Shining Metal Pointing Direction

Hoshin Kanri, sometimes called Hoshin Kanri A3, is a management tool used at Toyota to align business strategy and mobilize the entire organization toward the business strategy. Hoshin Kanri means “Shining Metal, Pointing Direction” or “Directional Needle”.  In other words, Hoshin Kanri is a North Star or a Compass.

An important element in Hoshin Kanri is the alignment of outcomes with how we achieve those outcomes.  For example, environmental stewardship is very important to Toyota but so is profit.  Under Hoshin Kanri, any means to achieve a profit is not acceptable, but achieving a profit without violating environment stewardship is appropriate and good.

In contrast, Management by Objectives is a popular strategic planning tool also, but doesn’t concern itself with how outcomes are achieved – it’s only concerned with outcomes.  But, Hoshin differs from that in a significant way: the focus on outcomes as well as a focus on means.


hoshin kanri, lean six sigma

How we achieve the outcomes is very important.

Key Elements in Hoshin Kanri

  • Driven by organization’s vision, not today’s problems
  • It is a system to translate that vision into tangible and measurable objectives
  • Alignment created by cross-functional planning to achieve short-term objectives each year
  • At the heart of Hoshin Kanri is Plan-Do-Check-Act
  • Catchball = alignment, clarification, and employee involvement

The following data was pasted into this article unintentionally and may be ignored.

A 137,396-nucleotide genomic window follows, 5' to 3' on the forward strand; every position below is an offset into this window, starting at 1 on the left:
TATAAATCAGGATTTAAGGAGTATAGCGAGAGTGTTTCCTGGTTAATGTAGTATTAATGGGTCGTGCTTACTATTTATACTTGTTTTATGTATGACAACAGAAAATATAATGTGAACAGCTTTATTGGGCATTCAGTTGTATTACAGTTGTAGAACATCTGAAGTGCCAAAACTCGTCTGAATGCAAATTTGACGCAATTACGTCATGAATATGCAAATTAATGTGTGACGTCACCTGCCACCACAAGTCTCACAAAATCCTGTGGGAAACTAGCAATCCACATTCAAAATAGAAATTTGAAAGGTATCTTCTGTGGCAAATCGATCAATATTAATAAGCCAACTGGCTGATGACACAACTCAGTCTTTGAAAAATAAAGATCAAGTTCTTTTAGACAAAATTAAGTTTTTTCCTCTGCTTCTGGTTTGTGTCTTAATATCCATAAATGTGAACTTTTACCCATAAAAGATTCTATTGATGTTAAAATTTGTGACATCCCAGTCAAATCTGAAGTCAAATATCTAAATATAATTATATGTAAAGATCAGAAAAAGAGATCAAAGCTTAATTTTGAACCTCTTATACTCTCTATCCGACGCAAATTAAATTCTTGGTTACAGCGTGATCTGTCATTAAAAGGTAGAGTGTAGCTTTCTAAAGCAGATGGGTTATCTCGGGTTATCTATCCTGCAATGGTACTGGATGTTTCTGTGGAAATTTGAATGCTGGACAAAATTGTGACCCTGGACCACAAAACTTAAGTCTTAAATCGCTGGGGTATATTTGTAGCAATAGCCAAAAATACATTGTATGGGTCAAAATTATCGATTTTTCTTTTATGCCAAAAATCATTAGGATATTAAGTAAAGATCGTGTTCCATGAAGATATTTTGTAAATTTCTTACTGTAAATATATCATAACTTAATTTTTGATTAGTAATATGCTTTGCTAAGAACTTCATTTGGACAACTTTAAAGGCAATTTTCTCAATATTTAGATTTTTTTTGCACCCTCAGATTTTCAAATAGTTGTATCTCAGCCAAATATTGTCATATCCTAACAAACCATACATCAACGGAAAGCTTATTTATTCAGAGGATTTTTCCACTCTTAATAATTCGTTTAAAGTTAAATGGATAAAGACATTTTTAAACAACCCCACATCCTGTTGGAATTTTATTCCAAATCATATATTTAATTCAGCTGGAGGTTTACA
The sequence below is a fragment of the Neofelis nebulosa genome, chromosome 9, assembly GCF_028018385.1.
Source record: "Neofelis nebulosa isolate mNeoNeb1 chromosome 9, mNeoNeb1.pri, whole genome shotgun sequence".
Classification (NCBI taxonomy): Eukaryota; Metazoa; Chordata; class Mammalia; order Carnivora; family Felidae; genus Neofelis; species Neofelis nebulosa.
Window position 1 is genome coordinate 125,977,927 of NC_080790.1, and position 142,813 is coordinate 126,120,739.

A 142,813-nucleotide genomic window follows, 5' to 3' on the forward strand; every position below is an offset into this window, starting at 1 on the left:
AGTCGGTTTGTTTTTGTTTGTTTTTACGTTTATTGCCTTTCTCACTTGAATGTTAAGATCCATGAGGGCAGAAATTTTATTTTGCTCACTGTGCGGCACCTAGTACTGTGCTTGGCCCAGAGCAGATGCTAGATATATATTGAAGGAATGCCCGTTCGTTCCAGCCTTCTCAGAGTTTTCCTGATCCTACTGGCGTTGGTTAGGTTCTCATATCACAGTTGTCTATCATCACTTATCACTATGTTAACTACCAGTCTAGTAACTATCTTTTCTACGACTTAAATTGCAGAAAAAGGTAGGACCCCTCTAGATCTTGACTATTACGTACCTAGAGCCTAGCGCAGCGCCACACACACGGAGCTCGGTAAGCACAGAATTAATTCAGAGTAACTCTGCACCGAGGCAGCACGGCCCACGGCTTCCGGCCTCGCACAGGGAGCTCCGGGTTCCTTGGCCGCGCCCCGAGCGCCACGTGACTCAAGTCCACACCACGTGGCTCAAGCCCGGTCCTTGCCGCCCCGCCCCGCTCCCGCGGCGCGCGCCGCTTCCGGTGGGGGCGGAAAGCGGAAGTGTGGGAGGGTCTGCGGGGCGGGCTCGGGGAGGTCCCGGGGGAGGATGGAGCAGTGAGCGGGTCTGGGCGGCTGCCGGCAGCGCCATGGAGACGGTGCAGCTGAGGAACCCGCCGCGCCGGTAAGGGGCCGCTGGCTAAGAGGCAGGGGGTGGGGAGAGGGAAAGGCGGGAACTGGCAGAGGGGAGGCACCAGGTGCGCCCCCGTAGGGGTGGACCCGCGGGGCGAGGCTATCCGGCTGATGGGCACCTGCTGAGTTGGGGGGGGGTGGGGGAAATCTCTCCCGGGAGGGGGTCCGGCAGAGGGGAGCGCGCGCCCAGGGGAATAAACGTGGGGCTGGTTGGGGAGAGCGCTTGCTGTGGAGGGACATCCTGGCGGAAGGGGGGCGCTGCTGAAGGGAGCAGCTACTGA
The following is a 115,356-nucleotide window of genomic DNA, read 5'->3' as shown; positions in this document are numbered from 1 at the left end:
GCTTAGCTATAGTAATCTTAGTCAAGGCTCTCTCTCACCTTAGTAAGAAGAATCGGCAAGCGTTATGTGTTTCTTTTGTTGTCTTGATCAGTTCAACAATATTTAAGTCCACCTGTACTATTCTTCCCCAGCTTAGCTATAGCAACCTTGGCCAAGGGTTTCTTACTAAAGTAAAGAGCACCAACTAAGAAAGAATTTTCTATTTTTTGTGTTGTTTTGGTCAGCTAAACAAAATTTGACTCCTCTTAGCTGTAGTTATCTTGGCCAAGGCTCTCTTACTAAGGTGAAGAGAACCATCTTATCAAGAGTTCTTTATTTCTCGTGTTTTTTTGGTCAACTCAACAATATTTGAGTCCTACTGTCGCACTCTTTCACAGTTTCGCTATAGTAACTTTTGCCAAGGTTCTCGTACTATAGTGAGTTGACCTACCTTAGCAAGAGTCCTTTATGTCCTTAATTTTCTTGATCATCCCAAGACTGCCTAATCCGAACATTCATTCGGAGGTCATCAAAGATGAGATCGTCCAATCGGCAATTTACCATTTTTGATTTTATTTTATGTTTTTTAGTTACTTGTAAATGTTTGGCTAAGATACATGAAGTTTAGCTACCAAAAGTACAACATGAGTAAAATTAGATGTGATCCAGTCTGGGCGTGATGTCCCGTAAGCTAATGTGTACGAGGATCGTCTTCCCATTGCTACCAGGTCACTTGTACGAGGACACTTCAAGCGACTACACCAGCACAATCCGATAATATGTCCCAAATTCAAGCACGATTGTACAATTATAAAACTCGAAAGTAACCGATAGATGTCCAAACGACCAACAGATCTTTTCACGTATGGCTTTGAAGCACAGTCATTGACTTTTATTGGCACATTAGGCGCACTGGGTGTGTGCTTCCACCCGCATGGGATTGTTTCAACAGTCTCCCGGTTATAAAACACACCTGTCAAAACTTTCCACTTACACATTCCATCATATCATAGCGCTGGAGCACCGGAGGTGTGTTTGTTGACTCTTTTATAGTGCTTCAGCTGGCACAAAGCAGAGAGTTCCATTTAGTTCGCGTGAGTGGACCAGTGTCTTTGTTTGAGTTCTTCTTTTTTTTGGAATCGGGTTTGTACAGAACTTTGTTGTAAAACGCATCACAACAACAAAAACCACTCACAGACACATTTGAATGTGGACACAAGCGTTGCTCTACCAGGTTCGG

• Backwards from Perfect – is what starts most discussions


  • Vision = Where we are going.
  • Mission = What do we do?
  • Values = What do we stand for?

A Litmus Test

Do the lowest-level employees at your company know the business strategy?  Can they articulate their place in it?  If not, then that is an opportunity for improvement.

A Business Strategy is most effectively executed when it is everybody’s story.  Until then, it sounds nice, but lacks the power to mobilize the troops.  It has to be everybody’s story.

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  1. Jamie Flinchbaugh says

    Great post.

    I have seen companies that use management by objectives still pay attention to the how. Even GE under good ‘ole Jack Welch made it clear that if you got results and practiced the right behaviors, you were in great shape. If you didn’t get results, you clearly were in trouble. But Jack would say the tough decision was someone who DID get results but didn’t exhibit the right behaviors. While tough, those were people GE didn’t want either. But GE was an MBO company.

    Is that fair, or perhaps were they really a hoshin kanri-thinking company without using the tool?

    Jamie Flinchbaugh

  2. Dan Markovitz says

    Pete, your definition of Vision/Mission/Values reminds me of something Jim Collins wrote before he became famous with “Good To Great” and “Built To Last.” In his book “Beyond Entrepreneurship,” he defined Vision as the “guiding star” for an organization — something that will never be reached, but sets the *direction* that the firm will take. By contrast, the “mission” is the short(er) term goal that the company is trying to achieve (e.g., become #1 in an industry, or invent the best laptop computer, etc.)

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